British entrepreneurs increasingly turning to alternative finance
A growing number of Britons are looking at alternative finance opportunities in order to fund new enterprise, a study has shown.
The survey from private equity house IW Capital looked at the interest from UK consumers and investors in the government’s Enterprise Investment Scheme (EIS).
The scheme provides a range of tax relief benefits for people looking to invest in shares in companies that qualify for the scheme.
Some 30 per cent of respondents claimed that EIS formed part of their financial strategy over the next year, in light of the Bank of England setting the lowest interest rates in British history in August.
The study also documented the rapid growth of alternative finance in Britain. In 2015, the sector grew by 84 per cent and facilitated a total of 3.2bn in investments and loans for British companies 12 per cent of the total lending market for small firms in the UK.
Since launching in 1993, investments made through EIS have been worth 14bn to small businesses in the UK. The growing enthusiasm for the scheme and alternative finance as a whole suggests a positive outlook for small UK business owners seeking investment.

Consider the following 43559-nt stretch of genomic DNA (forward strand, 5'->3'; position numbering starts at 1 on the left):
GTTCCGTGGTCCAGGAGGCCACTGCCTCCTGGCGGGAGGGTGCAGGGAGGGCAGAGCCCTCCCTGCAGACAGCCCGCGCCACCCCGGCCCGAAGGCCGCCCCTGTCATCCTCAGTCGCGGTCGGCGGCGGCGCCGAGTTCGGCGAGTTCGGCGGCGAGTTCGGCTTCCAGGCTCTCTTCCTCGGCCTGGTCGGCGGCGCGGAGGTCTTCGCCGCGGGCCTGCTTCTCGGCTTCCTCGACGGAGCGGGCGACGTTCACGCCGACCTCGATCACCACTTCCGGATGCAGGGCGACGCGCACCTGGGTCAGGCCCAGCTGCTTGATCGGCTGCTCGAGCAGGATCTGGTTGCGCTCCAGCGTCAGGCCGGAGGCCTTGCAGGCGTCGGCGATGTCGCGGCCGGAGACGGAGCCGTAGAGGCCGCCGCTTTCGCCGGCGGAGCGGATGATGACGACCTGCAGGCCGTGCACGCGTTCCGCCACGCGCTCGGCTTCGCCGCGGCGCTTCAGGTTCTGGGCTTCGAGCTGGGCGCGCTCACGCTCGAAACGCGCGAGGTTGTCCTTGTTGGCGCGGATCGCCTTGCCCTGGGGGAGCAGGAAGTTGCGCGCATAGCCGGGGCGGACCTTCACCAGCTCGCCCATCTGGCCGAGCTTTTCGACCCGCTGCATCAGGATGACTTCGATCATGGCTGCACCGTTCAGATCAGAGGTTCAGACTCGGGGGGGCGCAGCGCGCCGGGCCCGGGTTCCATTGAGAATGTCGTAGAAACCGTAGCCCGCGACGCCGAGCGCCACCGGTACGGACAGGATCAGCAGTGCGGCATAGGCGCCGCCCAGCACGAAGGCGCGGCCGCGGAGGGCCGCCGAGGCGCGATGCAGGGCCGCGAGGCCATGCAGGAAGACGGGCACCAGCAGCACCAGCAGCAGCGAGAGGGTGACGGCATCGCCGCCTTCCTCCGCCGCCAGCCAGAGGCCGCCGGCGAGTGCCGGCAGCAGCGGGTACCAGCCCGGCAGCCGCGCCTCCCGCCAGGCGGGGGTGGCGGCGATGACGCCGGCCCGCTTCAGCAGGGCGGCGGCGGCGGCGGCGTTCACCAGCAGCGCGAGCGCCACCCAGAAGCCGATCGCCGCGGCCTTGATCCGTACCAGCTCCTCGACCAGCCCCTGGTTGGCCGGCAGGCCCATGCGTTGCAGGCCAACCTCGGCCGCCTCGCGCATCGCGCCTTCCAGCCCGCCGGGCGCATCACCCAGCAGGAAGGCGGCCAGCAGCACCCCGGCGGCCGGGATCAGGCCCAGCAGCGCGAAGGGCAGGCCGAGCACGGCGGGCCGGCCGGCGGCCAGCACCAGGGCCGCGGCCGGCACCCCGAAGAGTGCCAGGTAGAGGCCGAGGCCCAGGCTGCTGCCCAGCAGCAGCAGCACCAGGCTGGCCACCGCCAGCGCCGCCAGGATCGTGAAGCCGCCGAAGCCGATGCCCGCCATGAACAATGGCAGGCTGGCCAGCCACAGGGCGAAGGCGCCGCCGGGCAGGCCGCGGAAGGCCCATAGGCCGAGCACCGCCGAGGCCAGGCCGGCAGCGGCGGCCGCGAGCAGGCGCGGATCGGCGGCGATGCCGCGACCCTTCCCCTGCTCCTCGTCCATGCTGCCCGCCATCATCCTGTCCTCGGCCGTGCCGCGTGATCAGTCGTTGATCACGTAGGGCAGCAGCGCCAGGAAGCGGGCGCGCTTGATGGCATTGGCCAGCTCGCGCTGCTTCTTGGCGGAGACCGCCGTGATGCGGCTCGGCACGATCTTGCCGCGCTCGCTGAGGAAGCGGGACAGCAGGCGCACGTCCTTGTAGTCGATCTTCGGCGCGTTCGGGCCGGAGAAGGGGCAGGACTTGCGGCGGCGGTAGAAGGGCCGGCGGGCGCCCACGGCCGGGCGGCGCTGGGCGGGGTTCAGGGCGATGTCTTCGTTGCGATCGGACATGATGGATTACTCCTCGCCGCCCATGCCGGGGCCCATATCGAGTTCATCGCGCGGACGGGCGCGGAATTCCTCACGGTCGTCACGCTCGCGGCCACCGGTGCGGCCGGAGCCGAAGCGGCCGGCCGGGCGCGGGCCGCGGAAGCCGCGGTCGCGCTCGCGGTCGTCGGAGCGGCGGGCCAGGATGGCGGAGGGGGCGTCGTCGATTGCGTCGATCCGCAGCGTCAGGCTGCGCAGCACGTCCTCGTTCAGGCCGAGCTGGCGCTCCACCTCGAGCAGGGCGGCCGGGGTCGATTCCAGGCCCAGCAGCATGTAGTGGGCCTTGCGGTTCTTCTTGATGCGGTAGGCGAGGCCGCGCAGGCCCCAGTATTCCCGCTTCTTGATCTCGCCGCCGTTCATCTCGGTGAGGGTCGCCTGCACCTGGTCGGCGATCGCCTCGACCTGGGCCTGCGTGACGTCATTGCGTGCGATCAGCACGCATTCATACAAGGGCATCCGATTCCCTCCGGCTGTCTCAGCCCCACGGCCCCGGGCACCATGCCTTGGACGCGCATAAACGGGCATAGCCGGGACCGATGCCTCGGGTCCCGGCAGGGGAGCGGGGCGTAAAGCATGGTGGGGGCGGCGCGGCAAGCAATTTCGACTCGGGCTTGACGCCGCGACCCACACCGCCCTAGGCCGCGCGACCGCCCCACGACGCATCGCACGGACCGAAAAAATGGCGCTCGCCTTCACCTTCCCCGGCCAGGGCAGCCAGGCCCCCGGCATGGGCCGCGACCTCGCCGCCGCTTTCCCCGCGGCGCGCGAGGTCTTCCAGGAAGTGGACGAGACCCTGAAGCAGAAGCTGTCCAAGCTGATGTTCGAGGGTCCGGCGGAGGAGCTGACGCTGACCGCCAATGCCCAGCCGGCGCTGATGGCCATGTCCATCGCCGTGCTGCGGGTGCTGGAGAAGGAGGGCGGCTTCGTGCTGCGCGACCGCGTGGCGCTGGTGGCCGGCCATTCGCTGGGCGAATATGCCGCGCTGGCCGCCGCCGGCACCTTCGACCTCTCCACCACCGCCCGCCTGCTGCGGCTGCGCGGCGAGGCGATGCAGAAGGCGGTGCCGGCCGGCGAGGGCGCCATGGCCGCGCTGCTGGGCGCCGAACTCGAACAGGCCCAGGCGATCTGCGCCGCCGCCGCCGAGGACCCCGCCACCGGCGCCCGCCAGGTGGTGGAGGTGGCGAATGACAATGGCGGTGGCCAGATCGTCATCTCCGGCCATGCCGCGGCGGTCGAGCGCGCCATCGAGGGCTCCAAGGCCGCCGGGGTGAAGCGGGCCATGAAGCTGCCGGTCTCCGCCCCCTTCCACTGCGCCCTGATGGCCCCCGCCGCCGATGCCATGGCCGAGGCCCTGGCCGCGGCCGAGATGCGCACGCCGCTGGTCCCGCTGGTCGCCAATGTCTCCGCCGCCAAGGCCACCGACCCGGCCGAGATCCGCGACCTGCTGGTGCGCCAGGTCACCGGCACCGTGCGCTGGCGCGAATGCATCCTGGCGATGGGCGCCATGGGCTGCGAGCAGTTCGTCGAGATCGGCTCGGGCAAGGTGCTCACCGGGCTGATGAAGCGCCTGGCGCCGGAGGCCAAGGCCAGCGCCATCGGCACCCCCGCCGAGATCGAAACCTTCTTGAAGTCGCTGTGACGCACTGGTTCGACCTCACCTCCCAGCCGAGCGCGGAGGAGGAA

The findings also revealed that Londoners were the most likely to use EIS in the next 12 months, with 45 per cent of residents in the capital considering taking advantage of the scheme.
Despite a general lack of awareness of the scheme across all regions and demographics 43 per cent of respondents said that they needed to become more informed in EIS before investing the younger generation of Britons were found to be the most enthusiastic about the prospects of using low interest rates to buy shares, as 38 per cent of 18-34 year olds were looking to use the scheme.
Commenting on the findings, CEO of IW Capital Luke Davis highlighted the new opportunities that alternative finance had provided investors, with the knock-on effect directly supporting the prospects of small businesses in the UK.
Praseeda Nair is the editorial director of Business Advice, and its sister publication for growing businesses, Real Business. She's an impassioned advocate for women in leadership, and likes to profile business owners, advisors and experts in the field of entrepreneurship and management.